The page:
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    To Empty, I don't know why I put y.

    To Danny, the question just said use separation of variables.
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  7. #7
    Rhymes with Orange Chris L T521's Avatar
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    Quote Originally Posted by dwsmith View Post
    To Empty, I don't know why I put y.

    To Danny, the question just said use separation of variables.
    Danny is saying that the solution TES gave you isn't of the form $\displaystyle u(x,y)=\varphi(x)\psi(y)$.
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  8. #8
    Rhymes with Orange Chris L T521's Avatar
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    Quote Originally Posted by dwsmith View Post
    $\displaystyle u_{xxxx}+yu_{xxy}=0$

    $\displaystyle \varphi^{(4)}(x)\psi(y)+y\varphi''(x)\psi'(y)=0$

    $\displaystyle \displaystyle\frac{\varphi^{(4)}(x)}{\varphi''(x)} =-\frac{y\psi'(y)}{\psi(y)}$

    $\displaystyle \displaystyle\int\frac{\varphi^{(4)}(x)}{\varphi'' (x)}$ How is this integrated?

    Which way is this integrate:

    $\displaystyle \displaystyle -\int\frac{y\psi'(y)}{\psi(y)}$

    $\displaystyle \displaystyle -y\int\frac{\psi'(y)}{\psi(y)}=-y\ln{|\psi(y)|}$

    or

    If the y isn't treated as a constant, how is integrated?

    Thanks.
    Here's my two cents on how to do this problem. I will be skipping some steps; you should be able to fill them in without a problem.

    I would separate variables right away. Let $\displaystyle u(x,y)=\varphi(x)\psi(y)$ (for short, $\displaystyle u=\varphi\psi$).

    So we end up with $\displaystyle \varphi^{(4)}\psi+y\varphi^{\prime\prime}\psi^{\pr ime}=0\implies \dfrac{\varphi^{(4)}}{\varphi^{\prime\prime}} = -\dfrac{y\psi^{\prime}}{\psi}$

    Since each side of the equation is defined in a different variable when compared to one another, we can conclude that LHS = RHS only when they're equal to the same constant, call it $\displaystyle \lambda$.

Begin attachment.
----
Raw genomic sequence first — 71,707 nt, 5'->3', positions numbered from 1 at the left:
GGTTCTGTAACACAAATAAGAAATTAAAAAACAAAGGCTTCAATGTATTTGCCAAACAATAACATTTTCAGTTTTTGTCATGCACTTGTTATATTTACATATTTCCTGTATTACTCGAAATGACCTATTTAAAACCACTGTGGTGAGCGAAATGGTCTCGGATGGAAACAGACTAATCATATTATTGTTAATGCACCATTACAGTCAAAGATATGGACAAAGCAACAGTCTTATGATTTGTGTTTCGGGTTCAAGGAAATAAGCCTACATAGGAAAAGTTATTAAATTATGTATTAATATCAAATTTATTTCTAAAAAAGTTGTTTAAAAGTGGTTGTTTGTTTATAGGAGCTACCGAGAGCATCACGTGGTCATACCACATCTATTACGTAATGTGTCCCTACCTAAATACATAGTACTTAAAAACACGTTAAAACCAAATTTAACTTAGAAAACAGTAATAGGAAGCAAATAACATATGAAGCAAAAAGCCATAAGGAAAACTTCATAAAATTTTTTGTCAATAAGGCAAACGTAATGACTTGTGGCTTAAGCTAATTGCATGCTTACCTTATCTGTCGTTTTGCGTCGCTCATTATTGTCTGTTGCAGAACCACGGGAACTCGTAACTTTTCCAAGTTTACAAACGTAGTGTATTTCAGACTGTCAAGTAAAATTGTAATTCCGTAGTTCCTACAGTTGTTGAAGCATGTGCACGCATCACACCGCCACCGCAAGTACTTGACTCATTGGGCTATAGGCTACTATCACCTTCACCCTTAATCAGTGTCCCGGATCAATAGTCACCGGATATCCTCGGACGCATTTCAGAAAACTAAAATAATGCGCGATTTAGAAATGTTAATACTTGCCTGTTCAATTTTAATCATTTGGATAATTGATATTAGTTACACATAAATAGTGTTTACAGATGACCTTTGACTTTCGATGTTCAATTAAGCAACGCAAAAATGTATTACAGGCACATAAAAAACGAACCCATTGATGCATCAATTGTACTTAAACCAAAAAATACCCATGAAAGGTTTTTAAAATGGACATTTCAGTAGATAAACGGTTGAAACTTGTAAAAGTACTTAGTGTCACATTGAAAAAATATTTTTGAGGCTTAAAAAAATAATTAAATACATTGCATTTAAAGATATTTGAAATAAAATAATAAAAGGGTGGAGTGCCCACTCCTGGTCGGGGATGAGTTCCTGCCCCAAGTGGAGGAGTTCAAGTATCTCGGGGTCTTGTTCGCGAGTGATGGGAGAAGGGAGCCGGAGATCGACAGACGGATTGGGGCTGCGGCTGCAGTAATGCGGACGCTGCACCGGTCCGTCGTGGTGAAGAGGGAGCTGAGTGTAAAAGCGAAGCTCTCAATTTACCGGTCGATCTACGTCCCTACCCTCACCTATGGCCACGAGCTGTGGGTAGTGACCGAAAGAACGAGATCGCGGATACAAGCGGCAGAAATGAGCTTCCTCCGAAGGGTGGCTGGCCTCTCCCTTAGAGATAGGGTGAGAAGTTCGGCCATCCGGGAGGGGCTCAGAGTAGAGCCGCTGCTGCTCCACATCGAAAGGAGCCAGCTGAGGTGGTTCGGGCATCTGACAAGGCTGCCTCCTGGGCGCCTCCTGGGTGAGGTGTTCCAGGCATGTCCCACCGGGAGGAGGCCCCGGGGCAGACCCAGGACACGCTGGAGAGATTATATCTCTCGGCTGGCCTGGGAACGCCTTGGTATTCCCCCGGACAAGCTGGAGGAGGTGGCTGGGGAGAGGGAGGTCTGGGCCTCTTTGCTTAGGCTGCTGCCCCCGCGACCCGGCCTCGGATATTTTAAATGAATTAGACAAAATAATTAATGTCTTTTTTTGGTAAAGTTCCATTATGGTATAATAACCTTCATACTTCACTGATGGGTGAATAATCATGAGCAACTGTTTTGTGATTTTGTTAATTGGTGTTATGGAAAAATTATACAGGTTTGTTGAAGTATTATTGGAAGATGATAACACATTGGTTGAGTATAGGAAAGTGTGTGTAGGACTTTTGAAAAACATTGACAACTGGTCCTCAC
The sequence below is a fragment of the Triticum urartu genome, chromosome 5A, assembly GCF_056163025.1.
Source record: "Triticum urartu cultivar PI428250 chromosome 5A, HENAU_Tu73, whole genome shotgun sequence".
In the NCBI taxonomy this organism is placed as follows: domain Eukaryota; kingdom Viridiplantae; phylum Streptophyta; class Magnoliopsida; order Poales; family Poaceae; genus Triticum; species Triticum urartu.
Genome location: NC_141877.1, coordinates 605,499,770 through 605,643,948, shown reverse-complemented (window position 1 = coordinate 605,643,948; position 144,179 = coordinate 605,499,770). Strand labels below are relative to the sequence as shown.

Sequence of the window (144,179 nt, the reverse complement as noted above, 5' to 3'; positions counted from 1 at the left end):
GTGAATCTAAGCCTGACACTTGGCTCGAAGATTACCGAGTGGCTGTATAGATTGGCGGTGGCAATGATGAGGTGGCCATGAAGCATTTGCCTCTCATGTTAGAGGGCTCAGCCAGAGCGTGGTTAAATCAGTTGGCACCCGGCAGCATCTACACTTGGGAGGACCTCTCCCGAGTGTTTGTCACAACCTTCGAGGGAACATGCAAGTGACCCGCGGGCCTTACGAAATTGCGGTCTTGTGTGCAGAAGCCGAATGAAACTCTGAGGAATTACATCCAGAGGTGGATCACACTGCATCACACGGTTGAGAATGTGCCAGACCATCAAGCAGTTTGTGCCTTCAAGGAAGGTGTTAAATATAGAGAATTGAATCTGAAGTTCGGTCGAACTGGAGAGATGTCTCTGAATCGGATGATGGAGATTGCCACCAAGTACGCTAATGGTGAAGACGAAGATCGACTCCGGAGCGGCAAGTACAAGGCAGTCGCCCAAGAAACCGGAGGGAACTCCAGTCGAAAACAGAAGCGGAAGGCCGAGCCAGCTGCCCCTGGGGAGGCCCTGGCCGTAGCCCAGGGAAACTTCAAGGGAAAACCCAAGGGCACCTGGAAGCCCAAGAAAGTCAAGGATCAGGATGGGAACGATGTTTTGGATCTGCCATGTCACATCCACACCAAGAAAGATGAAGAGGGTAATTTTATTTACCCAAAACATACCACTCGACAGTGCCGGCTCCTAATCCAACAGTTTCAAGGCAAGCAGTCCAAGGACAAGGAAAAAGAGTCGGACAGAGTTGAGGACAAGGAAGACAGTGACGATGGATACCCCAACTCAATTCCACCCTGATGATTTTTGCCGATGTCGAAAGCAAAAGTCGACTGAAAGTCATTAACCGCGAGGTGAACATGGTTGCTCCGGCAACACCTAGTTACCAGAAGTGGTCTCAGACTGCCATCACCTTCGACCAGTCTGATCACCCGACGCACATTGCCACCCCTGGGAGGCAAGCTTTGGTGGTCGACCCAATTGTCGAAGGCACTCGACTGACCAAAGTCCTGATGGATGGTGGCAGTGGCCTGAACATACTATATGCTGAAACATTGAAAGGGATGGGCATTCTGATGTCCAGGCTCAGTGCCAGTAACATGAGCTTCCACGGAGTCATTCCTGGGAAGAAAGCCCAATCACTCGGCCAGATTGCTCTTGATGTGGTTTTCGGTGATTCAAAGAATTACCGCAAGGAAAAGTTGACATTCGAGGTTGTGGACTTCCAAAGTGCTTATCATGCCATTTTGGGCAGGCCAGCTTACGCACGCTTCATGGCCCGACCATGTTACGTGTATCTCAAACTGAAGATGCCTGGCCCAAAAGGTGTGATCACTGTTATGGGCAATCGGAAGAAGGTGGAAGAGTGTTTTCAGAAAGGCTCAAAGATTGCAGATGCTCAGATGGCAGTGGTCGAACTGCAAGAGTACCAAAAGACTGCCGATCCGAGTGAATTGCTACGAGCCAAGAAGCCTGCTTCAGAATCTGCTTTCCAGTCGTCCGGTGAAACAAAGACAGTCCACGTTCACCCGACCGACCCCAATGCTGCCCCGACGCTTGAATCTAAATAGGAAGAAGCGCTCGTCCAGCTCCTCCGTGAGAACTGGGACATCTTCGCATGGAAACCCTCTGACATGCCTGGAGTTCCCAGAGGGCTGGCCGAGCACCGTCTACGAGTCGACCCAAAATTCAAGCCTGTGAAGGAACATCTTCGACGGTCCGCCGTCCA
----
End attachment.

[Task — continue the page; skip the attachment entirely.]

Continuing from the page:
Thus, we can rewrite this as two different ODEs:

    $\displaystyle \begin{aligned}
    \varphi^{(4)}-\lambda\varphi^{\prime\prime} &=0\\ y\psi^{\prime}+\lambda\psi &= 0.
    \end{aligned}$

    Consider the first equation. To make life easier, let $\displaystyle \alpha = \varphi^{\prime\prime}$. Then we see that the equation becomes

    $\displaystyle \alpha^{\prime\prime}-\lambda\alpha = 0$ (*)

    As TES mentioned in his post, you're going to get different solutions depending on the value of $\displaystyle \lambda$. I will do the $\displaystyle \lambda>0$ case and leave the other two cases for you to work out.

    So the characteristic equation for (*) is $\displaystyle r^2-\lambda = 0$. Assuming $\displaystyle \lambda>0$, we see that $\displaystyle r=\pm\sqrt{\lambda}\in\mathbb{R}$. So, we see that $\displaystyle \alpha(x) = c_1e^{-\sqrt{\lambda}x}+c_2e^{\sqrt{\lambda}x}$.

    But $\displaystyle \alpha(x) = \varphi^{\prime\prime}(x) \implies \varphi(x) = \dfrac{c_1}{\lambda}e^{-\sqrt{\lambda}x}+\dfrac{c_2}{\lambda}e^{\sqrt{\lam bda}x}+c_3x+c_4$.

    Now, we do something similar for the second equation. The nice thing is that this equation is separable:

    $\displaystyle y\psi^{\prime}+\lambda\psi = 0 \implies \dfrac{\psi^{\prime}}{\psi} = -\dfrac{\lambda}{y}\implies \ln\left|\psi(y)\right|=-\lambda\ln\left|y\right|+C$

    So we see that $\displaystyle \psi(y) = c_5 \left|y\right|^{-\lambda}$ (aside question: is it ok to remove absolute values at this point?)

    Thus, your solution should be $\displaystyle u(x,y)=\varphi(x)\psi(y) = c_5\left|y\right|^{-\lambda}\left(\dfrac{c_1}{\lambda}e^{-\sqrt{\lambda}x}+\dfrac{c_2}{\lambda}e^{\sqrt{\lam bda}x}+c_3x+c_4\right)$.

    Reiterating what TES said, you will get other solutions for testing the other cases.

    Hopefully this makes some sense.
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  9. #9
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    My problem was I thinking to integrate due to the form they were in.